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A Path Forward for SARS-CoV-2 Testing

September 23, 2021

SARS-CoV-2 testing options that screen for active illness or past infection have expanded rapidly over the last few months. As institutions craft guidelines on optimizing polymerase chain reaction (PCR) diagnostic tests and serology antibody tests, some labs have been developing their own testing and result reporting algorithms.

 

Since the U.S. Food and Drug Administration’s (FDA) first emergency use authorization of antibody tests in March, developers have responded in high numbers, prompting the FDA, other federal entities, and organizations to issue comprehensive guidance on the uses for serologic testing. AACC, in its recommendations on SARS-CoV-2 antibody testing, covers the utility, performance, and limitations of these assays, and what they should and shouldn’t be used for in managing COVID-19, the illness caused by the new coronavirus. “Serology testing is complementary to molecular diagnostic testing in managing the COVID-19 pandemic. It may play an important role in assessing the prevalence of the disease and may support epidemiological efforts such as contact tracing while research into anti-viral therapies and vaccines continues,” AACC stated.

 

AACC stressed that antibody tests should not be used as a primary method to diagnose acute infection or exclude SARS-CoV-2 infection when a patient presents with symptoms. In other guidance, TriCore Reference Laboratories stated that serology testing should be used to indicate infection following a negative PCR test in symptomatic patients who later develop the illness, and to identify previously infected people for convalescent plasma donation.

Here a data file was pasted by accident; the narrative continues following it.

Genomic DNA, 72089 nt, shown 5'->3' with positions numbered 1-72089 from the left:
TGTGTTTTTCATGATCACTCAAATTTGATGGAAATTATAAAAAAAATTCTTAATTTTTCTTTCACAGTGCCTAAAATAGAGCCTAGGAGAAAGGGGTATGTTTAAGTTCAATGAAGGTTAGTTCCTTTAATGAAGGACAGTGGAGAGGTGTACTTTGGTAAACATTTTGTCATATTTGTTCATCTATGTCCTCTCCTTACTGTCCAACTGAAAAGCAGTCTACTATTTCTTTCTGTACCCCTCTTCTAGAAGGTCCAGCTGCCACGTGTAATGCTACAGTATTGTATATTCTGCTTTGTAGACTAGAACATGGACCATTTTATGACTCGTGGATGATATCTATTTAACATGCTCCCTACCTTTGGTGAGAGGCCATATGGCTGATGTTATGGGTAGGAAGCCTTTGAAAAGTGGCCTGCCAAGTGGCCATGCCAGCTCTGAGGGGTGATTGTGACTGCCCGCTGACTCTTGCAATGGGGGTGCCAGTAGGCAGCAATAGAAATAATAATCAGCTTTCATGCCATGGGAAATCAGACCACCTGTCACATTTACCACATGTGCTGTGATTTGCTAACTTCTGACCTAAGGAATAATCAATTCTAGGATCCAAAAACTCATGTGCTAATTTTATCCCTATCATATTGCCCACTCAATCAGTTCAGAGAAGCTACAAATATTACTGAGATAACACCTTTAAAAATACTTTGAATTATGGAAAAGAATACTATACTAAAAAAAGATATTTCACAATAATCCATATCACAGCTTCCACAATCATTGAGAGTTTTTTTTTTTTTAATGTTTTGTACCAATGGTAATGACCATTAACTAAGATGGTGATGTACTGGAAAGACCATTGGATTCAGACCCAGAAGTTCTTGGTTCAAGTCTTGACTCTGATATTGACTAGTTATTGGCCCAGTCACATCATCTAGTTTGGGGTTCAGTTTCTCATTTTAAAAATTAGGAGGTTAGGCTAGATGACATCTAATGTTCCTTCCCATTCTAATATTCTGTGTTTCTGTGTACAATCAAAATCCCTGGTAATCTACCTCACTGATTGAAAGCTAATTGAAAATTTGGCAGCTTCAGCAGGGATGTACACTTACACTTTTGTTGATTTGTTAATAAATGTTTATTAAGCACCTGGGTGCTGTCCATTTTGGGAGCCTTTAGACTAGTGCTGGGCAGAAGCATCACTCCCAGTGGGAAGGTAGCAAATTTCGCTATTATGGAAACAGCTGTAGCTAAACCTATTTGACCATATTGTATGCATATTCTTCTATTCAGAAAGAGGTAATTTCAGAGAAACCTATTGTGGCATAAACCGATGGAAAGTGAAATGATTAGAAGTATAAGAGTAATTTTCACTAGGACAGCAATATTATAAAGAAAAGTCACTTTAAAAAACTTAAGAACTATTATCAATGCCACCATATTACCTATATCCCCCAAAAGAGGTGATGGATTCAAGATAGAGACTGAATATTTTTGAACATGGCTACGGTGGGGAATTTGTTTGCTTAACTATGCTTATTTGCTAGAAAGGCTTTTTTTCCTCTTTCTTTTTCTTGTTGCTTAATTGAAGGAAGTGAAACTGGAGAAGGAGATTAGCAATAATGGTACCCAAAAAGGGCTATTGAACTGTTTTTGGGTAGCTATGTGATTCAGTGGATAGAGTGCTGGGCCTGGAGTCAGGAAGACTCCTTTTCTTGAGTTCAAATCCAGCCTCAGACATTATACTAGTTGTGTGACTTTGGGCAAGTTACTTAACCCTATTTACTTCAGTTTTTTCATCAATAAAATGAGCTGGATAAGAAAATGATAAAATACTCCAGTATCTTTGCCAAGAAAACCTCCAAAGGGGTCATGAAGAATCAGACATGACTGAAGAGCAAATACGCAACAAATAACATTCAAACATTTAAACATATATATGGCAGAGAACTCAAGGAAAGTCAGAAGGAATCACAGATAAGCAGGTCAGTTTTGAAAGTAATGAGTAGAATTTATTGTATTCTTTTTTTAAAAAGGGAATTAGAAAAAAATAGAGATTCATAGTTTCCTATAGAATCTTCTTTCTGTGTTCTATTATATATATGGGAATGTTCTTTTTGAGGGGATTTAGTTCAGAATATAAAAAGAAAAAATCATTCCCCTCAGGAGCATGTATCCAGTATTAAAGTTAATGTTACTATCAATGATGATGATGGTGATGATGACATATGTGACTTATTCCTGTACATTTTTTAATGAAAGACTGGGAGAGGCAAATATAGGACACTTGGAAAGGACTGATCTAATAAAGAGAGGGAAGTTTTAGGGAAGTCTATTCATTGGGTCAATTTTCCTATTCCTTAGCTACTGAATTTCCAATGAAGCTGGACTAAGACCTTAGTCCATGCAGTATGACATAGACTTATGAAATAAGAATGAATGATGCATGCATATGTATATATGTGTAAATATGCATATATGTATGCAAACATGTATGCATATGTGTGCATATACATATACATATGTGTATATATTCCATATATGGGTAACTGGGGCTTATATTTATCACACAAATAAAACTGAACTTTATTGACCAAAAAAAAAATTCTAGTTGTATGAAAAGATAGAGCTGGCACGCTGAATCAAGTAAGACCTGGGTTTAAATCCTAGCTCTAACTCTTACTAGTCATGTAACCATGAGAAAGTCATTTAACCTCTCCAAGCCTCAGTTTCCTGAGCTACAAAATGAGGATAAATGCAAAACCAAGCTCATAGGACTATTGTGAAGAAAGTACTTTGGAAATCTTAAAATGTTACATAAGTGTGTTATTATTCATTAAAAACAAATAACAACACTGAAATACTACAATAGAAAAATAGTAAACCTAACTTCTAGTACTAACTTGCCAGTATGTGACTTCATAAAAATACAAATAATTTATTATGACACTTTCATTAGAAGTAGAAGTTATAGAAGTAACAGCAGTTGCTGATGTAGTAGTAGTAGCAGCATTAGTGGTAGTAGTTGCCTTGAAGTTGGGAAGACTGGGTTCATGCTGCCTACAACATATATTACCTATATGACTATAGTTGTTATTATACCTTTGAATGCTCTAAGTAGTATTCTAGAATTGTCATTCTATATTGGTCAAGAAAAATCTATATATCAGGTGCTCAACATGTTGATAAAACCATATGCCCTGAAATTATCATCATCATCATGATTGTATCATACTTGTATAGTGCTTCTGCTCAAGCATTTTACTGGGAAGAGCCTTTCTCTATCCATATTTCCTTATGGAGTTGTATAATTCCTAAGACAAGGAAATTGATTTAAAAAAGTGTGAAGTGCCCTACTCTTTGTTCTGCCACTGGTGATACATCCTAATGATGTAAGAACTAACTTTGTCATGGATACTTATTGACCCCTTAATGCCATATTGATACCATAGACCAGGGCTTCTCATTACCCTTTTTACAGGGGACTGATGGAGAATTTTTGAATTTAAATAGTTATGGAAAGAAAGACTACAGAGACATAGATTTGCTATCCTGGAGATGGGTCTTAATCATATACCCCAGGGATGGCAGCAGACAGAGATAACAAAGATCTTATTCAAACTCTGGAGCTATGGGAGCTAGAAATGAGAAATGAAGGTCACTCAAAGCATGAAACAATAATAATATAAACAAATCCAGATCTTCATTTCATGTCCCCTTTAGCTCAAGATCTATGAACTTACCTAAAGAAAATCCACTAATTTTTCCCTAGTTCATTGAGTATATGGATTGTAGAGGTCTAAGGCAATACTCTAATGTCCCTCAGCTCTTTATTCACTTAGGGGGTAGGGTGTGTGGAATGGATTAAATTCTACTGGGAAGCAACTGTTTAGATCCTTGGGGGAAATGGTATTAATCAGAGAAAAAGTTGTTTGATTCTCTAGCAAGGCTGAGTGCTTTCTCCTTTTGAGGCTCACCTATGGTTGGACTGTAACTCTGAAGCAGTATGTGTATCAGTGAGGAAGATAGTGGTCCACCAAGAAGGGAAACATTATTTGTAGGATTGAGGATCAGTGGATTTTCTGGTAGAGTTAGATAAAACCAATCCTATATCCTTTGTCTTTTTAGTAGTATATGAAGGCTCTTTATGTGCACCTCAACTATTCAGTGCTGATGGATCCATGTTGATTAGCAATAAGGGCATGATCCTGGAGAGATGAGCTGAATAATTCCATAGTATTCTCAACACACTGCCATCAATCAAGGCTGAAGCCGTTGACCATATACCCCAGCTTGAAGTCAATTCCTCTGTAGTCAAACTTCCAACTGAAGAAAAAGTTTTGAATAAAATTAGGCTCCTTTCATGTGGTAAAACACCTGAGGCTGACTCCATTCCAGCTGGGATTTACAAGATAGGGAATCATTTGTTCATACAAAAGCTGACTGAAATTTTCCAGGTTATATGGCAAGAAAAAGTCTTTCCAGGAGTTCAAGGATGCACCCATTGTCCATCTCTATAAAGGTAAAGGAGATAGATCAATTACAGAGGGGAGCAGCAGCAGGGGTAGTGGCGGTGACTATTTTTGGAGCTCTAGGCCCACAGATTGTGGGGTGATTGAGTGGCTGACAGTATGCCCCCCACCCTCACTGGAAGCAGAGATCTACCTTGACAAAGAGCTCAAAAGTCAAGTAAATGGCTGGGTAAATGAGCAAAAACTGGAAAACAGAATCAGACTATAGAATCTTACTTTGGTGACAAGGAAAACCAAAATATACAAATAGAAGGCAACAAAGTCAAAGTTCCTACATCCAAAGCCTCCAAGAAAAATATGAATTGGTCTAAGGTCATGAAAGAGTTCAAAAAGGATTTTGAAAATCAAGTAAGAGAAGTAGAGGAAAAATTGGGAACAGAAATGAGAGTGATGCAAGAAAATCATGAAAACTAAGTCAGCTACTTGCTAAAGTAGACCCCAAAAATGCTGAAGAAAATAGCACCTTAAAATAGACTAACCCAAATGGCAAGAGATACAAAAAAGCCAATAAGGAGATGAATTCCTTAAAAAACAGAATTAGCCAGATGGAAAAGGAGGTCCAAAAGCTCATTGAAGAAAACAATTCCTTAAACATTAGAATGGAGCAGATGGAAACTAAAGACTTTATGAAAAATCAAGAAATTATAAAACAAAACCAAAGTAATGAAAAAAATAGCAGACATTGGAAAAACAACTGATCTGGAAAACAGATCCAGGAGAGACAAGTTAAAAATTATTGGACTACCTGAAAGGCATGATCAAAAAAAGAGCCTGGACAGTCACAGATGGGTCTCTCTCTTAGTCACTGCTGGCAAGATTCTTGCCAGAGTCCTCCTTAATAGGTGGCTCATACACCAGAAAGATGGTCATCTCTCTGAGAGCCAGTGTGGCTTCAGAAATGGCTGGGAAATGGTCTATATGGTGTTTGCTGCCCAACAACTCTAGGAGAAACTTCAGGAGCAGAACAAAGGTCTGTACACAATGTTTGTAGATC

The American Medical Association further clarifies the limitations of serology tests, including the risk for false positives. SARS-CoV-2 has low disease prevalence, which means that false positives will appear among high performing tests. “Take, for example, a community of 100 individuals with a disease prevalence of 5%. If a serological test with a specificity of 95% was used in this population, it would be expected to return 5% false positives, so 5 out of the population of 100,” AMA explained.

 

The quality of some serology tests has been questioned. FDA responded by setting 90% sensitivity and 95% specificity performance characteristics for approved tests and added a new section to clarify which tests should no longer be distributed. As part of an independent performance validation study with the National Institutes of Health’s National Cancer Institute, FDA also published test performance data on several antibody test kits on open.fda.gov.

 

Other government entities have weighed in on SARS-CoV-2 testing. The White House, in its blueprint on testing platforms, advocates for using newer technologies such as antigen and nucleic acid tests at the point-of-care to boost testing capacity, and using antibody tests to calculate community spread of SARS-CoV-2. Guidelines from the U.S. Centers for Disease Control and Prevention (CDC) offer three strategies to improve positive predictive value in SARS-CoV-2 testing:

  • Choose a test with a very high specificity (99.5% or greater) to yield a high positive predictive value in populations with prevalence >5%.
  • Focus testing on individuals who likely have SARS-CoV-2 antibodies, including those who may have had COVID-19-like illness.
  • Use an orthogonal testing algorithm that administers a second test to individuals who initially test positive.